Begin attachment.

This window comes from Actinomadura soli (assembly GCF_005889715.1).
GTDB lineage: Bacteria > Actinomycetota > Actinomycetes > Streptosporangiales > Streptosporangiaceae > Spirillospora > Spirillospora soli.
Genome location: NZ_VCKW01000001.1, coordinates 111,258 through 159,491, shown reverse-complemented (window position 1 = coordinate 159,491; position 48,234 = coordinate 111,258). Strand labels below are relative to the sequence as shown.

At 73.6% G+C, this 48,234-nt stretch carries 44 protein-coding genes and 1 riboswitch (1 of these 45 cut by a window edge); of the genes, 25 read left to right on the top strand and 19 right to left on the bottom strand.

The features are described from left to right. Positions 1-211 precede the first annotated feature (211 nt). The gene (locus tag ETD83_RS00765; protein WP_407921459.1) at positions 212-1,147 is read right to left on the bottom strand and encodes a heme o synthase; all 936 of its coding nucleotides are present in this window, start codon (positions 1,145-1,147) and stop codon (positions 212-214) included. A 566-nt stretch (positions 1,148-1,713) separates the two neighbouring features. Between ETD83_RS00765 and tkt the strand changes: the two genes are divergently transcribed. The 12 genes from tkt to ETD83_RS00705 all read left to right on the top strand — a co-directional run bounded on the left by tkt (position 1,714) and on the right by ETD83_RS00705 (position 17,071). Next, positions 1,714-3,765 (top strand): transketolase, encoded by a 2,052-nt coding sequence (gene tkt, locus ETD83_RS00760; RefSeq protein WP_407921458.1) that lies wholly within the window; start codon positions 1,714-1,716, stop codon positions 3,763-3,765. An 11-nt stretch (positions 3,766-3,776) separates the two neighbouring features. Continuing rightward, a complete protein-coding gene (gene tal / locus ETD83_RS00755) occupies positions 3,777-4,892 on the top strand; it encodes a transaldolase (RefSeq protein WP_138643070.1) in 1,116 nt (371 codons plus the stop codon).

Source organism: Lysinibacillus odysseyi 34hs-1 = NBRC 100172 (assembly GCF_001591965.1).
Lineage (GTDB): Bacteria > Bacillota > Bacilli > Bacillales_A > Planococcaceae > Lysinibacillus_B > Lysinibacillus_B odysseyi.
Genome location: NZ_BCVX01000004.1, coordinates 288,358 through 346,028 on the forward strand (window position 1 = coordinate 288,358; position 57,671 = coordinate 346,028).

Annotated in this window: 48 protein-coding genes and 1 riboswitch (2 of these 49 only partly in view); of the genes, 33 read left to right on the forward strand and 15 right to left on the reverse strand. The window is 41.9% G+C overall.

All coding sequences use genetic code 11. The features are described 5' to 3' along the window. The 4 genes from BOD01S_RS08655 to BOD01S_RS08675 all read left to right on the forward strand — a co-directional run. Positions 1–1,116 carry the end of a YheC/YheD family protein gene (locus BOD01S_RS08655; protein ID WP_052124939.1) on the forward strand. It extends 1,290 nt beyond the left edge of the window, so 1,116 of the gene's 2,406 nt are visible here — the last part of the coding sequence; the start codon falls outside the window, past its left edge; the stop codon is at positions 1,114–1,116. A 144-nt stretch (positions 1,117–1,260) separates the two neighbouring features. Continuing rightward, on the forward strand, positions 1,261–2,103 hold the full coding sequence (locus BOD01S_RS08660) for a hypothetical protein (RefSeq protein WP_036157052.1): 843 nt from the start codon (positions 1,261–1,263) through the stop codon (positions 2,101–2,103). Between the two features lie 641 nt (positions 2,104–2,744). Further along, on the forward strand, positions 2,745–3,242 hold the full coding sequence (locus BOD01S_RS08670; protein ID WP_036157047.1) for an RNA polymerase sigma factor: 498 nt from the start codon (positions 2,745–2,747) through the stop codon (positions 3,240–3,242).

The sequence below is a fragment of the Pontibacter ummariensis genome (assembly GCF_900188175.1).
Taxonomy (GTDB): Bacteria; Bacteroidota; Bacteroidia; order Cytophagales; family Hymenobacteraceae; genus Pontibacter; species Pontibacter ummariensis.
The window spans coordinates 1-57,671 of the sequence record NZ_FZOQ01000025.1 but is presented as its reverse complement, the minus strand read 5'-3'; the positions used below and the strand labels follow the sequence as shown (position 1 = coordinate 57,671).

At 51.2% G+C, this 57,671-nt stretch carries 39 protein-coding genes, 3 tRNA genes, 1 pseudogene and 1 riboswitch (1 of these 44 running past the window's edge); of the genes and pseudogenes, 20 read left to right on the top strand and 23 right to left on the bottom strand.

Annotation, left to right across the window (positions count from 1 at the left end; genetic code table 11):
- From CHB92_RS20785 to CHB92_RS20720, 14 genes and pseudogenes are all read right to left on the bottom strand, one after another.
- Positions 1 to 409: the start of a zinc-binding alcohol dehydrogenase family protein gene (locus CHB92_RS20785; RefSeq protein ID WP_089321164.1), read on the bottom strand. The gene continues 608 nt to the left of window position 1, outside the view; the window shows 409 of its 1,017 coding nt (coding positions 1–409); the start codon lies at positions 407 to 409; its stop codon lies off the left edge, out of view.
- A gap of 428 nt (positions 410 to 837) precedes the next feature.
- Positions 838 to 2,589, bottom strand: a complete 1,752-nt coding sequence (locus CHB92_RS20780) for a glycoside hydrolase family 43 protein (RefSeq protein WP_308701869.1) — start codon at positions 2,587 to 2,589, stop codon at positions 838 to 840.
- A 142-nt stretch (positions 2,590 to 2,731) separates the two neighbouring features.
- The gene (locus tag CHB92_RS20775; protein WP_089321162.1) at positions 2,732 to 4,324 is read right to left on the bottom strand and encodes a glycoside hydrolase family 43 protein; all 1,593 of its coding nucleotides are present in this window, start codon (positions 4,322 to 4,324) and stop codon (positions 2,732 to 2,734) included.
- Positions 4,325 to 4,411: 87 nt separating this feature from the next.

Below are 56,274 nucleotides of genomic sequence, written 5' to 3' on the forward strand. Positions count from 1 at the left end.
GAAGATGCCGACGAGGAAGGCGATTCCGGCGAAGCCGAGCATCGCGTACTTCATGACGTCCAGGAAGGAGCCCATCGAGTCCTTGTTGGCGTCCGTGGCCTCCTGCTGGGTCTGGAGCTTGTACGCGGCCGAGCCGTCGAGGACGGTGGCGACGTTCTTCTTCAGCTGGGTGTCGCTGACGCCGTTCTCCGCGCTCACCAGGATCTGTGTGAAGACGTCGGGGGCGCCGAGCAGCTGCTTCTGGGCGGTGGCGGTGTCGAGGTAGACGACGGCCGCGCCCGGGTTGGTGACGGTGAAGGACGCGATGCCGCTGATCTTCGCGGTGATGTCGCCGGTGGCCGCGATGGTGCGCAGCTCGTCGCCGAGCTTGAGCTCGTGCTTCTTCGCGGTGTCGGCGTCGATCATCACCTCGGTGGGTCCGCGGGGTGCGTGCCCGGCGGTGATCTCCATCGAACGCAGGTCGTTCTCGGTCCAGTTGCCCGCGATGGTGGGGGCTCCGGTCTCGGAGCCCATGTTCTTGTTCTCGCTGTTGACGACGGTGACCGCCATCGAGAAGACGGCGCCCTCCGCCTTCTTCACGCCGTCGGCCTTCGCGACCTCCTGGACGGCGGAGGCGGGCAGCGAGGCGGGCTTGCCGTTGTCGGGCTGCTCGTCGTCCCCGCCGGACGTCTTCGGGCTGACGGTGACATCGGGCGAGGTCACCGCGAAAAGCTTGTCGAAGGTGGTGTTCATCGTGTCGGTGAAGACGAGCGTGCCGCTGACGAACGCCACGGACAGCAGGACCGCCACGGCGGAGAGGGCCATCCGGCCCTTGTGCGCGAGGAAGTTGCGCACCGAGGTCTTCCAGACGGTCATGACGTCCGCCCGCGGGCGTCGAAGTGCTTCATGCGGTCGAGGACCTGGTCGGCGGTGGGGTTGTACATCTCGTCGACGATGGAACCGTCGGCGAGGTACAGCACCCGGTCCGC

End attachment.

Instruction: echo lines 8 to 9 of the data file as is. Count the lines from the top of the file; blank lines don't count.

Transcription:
Genome location: NZ_BCVX01000004.1, coordinates 288,358 through 346,028 on the forward strand (window position 1 = coordinate 288,358; position 57,671 = coordinate 346,028).

Annotated in this window: 48 protein-coding genes and 1 riboswitch (2 of these 49 only partly in view); of the genes, 33 read left to right on the forward strand and 15 right to left on the reverse strand. The window is 41.9% G+C overall.